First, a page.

Geology is an extremely visual subject, and In Search of Ancient Oregon is a beautifully photographed, expertly written account of Oregon's fascinating geological story. Written by a passionate and professional geologist who has spent countless hours in the field exploring and photographing the state, In Search of Ancient Oregon is a book for all those interested in Oregon's landscapes and environments. It presents fine-art-quality color photographs of well-known features such as Mount Hood, Crater Lake, Smith Rock, Steens Mountain, the Columbia River Gorge, and Cannon Beach, and scenic, not so well known places such as Jordan Craters, Leslie Gulch, Abert Rim, Hells Canyon, Elkhorn Mountains, and Three Fingered Jack. Each of the more than 220 stunning photographs is accompanied by readable text, presenting the story of how Oregon's diverse landscapes evolved — and what we may expect in the future. Until now, no book has presented this dynamic story in a way that everyone interested in Oregon's natural history can easily understand. The combination of extraordinary photographs and the author's lucid explanations make this book both unique and essential for those curious about our own contemporary landscape.
Eden Seekers-The Settlement of Oregon 1818-1862
by Malcolm Clark, Jr
Good summary of Oregon’s history between 1818-1862.
Plants of the Pacific Northwest Coast-Washington, Oregon, British Columbia & Alaska
by Pojar and MacKinnon
This easy-to-use field guide features 794 species of plants commonly found along the Pacific coast from Oregon to Alaska, including trees, shrubs, wildflowers, aquatic plants, grasses, ferns, mosses and lichens. PLANTS OF THE PACIFIC NORTHWEST COAST covers the coastal region from shoreline to alpine, including the western Cascades. Includes:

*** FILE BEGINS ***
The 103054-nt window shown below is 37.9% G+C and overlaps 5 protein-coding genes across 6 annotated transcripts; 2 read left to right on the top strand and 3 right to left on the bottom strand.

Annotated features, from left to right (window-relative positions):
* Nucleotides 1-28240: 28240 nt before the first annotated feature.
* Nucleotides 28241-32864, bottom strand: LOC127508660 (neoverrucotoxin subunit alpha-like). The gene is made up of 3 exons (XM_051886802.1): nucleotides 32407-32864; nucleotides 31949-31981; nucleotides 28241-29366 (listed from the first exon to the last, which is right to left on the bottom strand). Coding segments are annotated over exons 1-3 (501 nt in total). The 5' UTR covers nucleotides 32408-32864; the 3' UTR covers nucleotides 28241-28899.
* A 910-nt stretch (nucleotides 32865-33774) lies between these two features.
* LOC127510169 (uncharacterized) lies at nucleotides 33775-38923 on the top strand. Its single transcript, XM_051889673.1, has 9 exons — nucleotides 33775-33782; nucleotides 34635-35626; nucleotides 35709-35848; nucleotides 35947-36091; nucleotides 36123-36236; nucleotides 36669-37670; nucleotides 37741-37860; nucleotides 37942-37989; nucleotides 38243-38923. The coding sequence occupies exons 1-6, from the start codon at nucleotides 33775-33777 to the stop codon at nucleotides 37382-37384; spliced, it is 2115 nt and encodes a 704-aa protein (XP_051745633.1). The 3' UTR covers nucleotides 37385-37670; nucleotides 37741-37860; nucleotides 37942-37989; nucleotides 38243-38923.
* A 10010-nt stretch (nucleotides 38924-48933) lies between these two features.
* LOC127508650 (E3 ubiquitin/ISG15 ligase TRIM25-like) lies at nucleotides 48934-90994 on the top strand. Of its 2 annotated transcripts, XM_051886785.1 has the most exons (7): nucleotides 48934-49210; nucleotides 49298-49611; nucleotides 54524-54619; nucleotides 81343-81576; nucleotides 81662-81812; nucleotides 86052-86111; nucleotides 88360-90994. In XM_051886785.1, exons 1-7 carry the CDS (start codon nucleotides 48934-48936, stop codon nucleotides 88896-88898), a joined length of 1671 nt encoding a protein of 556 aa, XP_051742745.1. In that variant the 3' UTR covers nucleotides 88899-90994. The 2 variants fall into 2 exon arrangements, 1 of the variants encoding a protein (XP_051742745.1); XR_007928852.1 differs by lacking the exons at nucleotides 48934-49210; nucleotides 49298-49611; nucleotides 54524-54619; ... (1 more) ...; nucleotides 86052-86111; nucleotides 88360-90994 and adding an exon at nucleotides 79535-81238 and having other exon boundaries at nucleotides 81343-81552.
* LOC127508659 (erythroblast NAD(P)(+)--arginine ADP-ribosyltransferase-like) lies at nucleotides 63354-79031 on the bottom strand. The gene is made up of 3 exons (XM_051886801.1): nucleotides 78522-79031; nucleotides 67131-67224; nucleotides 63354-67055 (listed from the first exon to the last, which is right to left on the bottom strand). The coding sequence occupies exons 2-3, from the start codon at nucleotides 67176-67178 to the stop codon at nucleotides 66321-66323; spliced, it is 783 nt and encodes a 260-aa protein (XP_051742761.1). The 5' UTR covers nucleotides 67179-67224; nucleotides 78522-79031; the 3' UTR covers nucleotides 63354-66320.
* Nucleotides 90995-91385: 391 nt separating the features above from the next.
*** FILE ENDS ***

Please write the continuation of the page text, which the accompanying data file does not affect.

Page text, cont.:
* 1100 color photographs
* More than 1000 line drawings and silhouettes
* Clear species descriptions and keys to groups
* Descriptions of each plant's habitat and range
* 794 new color range maps.
Rich and engaging notes on each species describe aboriginal and other local uses of plants for food, medicine and implements, along with unique characteristics of the plants and the origins of their names. For both amateurs and professionals, this is the best, most accessible, most up-to-date guide of its kind.
Northwest Exposures-A Geologic Story of the Northwest
by David Alt and Donald W. Hyndman
Northwest Exposures chronicles the events that shaped the region's rock and landforms through the ages. The tale of the Northwest's geology began more than two billion years ago when an ancient continent split, creating oceanfront property in what is now western Idaho. Pacific islands mashed into that coastline, making large parts of Washington and Oregon. These events were followed by monstrous volcanic eruptions, catastrophic ice age floods, and mountains rising to an accompaniment of earthquakes.
The Journals of Lewis and Clark
by Bernard Devoto
Abridged, version of the journey.
on Mount Hood a Biography of Oregon's Perilous Peak
by Jon Bell
On Mount Hood is a contemporary, first-person narrative biography of Oregon's greatest mountain, featuring stories full of adventure and tragedy, history and geology, people and places, trivia and lore. The mountain itself helps create the notorious Oregon rains and deep alpine snows, and paved the way for snowboarding in the mid 1980s. Its forests provide some of the purest drinking water in the world, and its snowy peak captures the attention of the nation almost every time it wreaks fatal havoc on climbers seeking the summit. On Mount Hood builds a compelling story of a legendary mountain and its impact on the people who live in its shadow, and includes interviews with a forest activist, a volcanologist, and a para-rescue jumper. Jon Bell has been writing from his home base in Oregon since the late 1990s.